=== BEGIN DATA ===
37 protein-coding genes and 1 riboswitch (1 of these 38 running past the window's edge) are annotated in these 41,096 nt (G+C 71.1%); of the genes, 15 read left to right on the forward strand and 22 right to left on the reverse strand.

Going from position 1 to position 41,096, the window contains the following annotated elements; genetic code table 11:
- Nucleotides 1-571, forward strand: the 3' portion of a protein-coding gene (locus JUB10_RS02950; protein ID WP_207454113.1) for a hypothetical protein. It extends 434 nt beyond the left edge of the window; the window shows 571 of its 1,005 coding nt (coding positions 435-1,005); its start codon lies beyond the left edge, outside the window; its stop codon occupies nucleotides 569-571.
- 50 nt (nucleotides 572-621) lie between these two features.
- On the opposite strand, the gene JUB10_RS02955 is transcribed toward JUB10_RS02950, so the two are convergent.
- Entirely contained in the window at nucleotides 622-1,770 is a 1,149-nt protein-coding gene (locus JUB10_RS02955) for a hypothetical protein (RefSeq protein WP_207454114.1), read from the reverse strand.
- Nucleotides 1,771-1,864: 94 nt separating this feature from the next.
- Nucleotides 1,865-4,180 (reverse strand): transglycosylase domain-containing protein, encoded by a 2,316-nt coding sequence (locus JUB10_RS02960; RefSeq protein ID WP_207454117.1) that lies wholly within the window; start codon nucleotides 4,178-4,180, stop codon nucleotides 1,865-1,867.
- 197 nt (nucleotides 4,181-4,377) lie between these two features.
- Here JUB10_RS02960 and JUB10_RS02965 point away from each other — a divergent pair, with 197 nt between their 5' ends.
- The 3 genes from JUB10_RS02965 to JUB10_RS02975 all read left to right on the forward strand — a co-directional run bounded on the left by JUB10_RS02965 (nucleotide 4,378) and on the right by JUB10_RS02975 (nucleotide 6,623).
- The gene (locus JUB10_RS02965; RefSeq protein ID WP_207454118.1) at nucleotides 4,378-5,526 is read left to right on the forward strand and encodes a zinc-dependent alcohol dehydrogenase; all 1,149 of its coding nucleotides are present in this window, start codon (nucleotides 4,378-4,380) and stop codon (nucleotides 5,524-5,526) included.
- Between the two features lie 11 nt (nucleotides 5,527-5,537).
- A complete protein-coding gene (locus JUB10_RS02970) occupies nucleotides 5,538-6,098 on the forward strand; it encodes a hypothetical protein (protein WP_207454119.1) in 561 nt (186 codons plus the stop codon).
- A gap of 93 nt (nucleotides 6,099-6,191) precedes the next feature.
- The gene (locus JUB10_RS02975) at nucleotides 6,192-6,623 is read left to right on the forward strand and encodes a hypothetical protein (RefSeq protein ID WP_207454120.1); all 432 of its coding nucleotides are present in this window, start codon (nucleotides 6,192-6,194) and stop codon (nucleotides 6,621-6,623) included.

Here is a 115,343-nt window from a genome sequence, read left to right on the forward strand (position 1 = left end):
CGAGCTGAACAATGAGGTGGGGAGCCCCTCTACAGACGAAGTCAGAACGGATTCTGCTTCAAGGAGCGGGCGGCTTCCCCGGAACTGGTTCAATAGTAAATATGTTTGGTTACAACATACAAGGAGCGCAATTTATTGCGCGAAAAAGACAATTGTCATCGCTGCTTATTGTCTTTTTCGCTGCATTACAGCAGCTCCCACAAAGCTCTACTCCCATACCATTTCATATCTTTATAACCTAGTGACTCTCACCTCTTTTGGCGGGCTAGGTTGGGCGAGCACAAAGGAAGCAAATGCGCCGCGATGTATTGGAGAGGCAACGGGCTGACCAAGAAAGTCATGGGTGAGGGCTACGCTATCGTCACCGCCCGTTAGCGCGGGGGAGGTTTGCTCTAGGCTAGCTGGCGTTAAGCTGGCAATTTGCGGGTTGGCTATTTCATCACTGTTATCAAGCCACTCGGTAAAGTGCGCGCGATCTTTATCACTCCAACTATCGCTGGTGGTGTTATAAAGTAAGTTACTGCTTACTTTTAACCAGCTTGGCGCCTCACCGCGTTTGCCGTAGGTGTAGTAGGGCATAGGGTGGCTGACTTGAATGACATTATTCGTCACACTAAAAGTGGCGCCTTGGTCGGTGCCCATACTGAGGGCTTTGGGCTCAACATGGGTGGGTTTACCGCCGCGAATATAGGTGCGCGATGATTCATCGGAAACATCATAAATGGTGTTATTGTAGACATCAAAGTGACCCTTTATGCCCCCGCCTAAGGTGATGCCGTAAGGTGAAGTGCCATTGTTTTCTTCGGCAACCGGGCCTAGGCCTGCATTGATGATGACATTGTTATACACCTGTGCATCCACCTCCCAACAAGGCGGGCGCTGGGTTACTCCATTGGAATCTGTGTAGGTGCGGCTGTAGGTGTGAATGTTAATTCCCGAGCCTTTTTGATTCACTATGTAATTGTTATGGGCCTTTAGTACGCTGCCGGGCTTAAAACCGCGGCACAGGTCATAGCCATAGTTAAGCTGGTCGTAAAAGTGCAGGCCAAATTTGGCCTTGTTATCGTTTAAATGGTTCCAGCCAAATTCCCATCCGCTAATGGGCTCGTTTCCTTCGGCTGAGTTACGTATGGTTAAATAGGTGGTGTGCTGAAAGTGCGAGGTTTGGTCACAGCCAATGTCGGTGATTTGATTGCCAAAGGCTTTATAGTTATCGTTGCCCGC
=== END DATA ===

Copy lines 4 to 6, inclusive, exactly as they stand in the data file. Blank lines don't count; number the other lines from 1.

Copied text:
- 50 nt (nucleotides 572-621) lie between these two features.
- On the opposite strand, the gene JUB10_RS02955 is transcribed toward JUB10_RS02950, so the two are convergent.
- Entirely contained in the window at nucleotides 622-1,770 is a 1,149-nt protein-coding gene (locus JUB10_RS02955) for a hypothetical protein (RefSeq protein WP_207454114.1), read from the reverse strand.